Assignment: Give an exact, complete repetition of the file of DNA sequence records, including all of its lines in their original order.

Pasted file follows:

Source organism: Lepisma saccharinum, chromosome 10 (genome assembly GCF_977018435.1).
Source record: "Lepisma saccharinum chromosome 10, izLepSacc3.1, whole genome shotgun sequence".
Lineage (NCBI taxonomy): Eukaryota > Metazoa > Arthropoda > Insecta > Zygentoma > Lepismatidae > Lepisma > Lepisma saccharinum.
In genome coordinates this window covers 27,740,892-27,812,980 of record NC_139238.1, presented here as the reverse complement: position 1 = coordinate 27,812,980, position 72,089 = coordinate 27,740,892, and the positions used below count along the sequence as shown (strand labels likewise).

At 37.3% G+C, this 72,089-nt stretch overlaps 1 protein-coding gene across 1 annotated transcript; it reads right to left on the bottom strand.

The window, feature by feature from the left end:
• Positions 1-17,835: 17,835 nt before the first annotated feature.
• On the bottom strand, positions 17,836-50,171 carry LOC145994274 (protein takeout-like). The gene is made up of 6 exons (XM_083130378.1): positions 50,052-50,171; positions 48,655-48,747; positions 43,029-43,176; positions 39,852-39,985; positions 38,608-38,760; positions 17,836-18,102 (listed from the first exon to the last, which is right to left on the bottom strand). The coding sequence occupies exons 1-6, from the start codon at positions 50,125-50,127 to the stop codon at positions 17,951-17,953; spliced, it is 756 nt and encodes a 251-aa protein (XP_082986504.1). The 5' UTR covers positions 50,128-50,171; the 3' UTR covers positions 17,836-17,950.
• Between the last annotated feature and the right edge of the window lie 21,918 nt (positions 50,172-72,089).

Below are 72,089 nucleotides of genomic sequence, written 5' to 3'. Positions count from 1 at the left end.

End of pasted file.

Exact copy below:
Source organism: Lepisma saccharinum, chromosome 10 (genome assembly GCF_977018435.1).
Source record: "Lepisma saccharinum chromosome 10, izLepSacc3.1, whole genome shotgun sequence".
Lineage (NCBI taxonomy): Eukaryota > Metazoa > Arthropoda > Insecta > Zygentoma > Lepismatidae > Lepisma > Lepisma saccharinum.
In genome coordinates this window covers 27,740,892-27,812,980 of record NC_139238.1, presented here as the reverse complement: position 1 = coordinate 27,812,980, position 72,089 = coordinate 27,740,892, and the positions used below count along the sequence as shown (strand labels likewise).

At 37.3% G+C, this 72,089-nt stretch overlaps 1 protein-coding gene across 1 annotated transcript; it reads right to left on the bottom strand.

The window, feature by feature from the left end:
• Positions 1-17,835: 17,835 nt before the first annotated feature.
• On the bottom strand, positions 17,836-50,171 carry LOC145994274 (protein takeout-like). The gene is made up of 6 exons (XM_083130378.1): positions 50,052-50,171; positions 48,655-48,747; positions 43,029-43,176; positions 39,852-39,985; positions 38,608-38,760; positions 17,836-18,102 (listed from the first exon to the last, which is right to left on the bottom strand). The coding sequence occupies exons 1-6, from the start codon at positions 50,125-50,127 to the stop codon at positions 17,951-17,953; spliced, it is 756 nt and encodes a 251-aa protein (XP_082986504.1). The 5' UTR covers positions 50,128-50,171; the 3' UTR covers positions 17,836-17,950.
• Between the last annotated feature and the right edge of the window lie 21,918 nt (positions 50,172-72,089).

Below are 72,089 nucleotides of genomic sequence, written 5' to 3'. Positions count from 1 at the left end.